THE RULES OF HOUSEPLANT DESIGN
Science has proved it: houseplants make us happier and healthier.
When studies tell us that plants can purify the air, lift our mood, and reduce our stress levels, we have every reason to fill our homes with wonderful, happiness-inducing plants of every shape, size, and color.
With so many different varieties offered, there is a plant—or twenty—to suit everyone: elegant, blossoming orchids; tiny little cacti and succulents; delicate trailing plants; floor-standing palms and foliage plants … the list goes on and on.
It’s hard to resist the urge to simply fill any and every available surface with a random assortment of greenery, but the best houseplant displays are those that go one step further : astute, curated courses of action that can make a state of mind inside a house, be it a comfortable little desert spring or an emotional, engineering plant show.
As much as we may want to, we can’t all turn our homes into a full-scale botanical garden.
Instead, we need to be a little more inventive.
Poor light? Look for unfussy foliage plants, such as cast iron plants or snake plants, that can survive in a shadier spot.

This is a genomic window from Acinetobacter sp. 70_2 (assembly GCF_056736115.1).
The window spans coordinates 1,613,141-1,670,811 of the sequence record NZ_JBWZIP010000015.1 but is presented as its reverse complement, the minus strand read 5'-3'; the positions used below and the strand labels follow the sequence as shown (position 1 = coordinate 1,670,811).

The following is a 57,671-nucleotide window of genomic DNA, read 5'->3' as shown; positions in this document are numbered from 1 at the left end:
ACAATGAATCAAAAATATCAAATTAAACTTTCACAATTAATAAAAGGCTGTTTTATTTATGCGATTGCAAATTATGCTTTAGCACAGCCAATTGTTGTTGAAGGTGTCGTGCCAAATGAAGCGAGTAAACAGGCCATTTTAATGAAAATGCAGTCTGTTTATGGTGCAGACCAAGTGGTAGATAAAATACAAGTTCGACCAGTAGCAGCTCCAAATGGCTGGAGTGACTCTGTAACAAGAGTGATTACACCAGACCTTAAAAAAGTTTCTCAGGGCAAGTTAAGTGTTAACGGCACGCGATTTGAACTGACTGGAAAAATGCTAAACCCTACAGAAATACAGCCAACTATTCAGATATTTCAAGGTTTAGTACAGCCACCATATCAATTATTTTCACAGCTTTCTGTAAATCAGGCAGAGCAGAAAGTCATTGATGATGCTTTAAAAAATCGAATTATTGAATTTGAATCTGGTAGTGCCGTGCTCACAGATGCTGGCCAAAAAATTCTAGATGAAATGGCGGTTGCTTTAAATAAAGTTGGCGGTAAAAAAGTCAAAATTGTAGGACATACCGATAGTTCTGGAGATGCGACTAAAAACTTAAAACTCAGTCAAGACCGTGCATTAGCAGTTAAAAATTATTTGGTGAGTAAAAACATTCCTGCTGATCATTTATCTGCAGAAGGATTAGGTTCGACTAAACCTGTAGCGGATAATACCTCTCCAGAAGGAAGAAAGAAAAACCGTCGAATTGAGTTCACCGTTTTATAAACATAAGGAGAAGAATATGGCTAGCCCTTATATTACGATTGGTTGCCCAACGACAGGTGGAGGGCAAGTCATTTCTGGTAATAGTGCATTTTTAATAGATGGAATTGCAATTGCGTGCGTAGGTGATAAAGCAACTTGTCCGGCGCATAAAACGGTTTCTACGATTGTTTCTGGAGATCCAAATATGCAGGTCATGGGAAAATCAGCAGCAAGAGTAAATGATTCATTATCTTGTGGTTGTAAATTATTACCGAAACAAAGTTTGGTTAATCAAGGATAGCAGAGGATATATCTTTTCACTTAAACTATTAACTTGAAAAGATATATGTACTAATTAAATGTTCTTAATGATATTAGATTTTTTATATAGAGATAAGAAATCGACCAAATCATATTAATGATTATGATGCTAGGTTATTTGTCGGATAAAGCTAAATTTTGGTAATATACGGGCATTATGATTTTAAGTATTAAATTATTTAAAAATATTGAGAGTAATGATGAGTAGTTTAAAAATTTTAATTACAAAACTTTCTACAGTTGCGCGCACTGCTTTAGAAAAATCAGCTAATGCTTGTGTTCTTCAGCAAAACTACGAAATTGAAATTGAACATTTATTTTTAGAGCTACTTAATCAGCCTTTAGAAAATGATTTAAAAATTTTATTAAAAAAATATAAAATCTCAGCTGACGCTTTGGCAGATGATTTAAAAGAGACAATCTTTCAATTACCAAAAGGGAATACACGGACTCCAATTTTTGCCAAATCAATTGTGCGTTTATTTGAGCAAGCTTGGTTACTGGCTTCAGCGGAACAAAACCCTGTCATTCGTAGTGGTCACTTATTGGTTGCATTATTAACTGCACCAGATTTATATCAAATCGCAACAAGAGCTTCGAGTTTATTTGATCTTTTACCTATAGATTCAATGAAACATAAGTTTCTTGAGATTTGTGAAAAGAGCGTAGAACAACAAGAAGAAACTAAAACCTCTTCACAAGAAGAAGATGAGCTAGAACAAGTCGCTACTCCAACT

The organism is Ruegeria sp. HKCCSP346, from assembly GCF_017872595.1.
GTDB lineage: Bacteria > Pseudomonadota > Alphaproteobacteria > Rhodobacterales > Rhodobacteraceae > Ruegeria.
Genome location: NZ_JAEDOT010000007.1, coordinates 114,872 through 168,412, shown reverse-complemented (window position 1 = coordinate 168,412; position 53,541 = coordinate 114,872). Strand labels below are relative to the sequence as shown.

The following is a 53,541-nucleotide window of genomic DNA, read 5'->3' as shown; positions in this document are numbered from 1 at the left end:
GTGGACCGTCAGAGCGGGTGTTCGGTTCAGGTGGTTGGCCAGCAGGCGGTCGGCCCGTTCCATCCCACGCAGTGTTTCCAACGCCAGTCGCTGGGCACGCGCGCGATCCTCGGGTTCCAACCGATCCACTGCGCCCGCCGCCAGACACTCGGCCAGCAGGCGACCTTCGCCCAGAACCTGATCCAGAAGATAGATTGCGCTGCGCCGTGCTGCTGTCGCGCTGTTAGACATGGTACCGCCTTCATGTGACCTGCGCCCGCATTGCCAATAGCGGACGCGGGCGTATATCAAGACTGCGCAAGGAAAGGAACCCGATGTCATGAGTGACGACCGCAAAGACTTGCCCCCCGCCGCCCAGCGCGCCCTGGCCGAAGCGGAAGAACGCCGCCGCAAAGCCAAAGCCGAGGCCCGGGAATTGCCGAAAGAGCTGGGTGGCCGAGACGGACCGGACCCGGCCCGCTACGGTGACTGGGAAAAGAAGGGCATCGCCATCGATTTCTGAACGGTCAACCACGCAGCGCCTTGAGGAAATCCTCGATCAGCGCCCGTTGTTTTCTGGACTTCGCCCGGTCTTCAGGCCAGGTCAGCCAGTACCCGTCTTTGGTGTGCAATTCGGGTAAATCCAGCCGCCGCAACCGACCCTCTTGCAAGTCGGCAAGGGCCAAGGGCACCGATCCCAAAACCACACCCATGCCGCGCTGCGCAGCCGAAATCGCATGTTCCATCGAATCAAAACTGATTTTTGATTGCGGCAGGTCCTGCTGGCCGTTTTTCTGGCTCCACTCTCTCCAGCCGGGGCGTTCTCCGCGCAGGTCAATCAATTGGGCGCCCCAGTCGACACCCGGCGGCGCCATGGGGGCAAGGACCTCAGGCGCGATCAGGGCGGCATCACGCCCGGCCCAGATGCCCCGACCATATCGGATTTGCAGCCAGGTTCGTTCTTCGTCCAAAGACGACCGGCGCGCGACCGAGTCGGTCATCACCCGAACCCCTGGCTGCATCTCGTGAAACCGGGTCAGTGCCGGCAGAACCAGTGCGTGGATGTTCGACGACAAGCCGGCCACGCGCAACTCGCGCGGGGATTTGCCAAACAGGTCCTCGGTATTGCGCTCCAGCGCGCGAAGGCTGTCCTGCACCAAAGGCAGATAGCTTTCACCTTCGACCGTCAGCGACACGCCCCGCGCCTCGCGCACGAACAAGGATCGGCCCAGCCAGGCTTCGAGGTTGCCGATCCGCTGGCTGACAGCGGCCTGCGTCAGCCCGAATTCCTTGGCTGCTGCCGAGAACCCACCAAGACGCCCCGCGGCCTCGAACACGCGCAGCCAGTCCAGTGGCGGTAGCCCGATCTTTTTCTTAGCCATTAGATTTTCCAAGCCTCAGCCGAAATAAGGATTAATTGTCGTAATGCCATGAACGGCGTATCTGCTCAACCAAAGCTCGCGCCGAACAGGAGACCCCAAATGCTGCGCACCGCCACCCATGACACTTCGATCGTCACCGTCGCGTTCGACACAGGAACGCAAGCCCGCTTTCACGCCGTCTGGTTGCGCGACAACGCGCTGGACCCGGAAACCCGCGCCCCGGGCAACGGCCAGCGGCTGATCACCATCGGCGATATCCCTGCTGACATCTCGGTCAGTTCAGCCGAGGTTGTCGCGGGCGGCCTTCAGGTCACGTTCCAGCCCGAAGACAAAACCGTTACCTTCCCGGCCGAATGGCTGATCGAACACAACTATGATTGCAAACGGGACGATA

No free surface space?
Plant up a smaller than normal nursery inside a glass terrarium, or go hard and fast and make a hanging garden with macramé grower and kokedama.
And, once you’ve designed your plant-filled home, how exactly do you keep the plants in peak condition? With this book, you’ll be able to care for whichever plants you choose, keep them healthy and strong, and take cuttings to share with friends and family (or to grow your own collection).
Treat your plants well and, no matter how large or small your collection, you’ll be rewarded with an indoor garden you can enjoy for years to come.
How you choose to design your houseplant collection depends on your personal style, imagination, and the space you have available.
With so many variables, the possibilities are almost endless.
But for your displays to be successful, follow these key principles.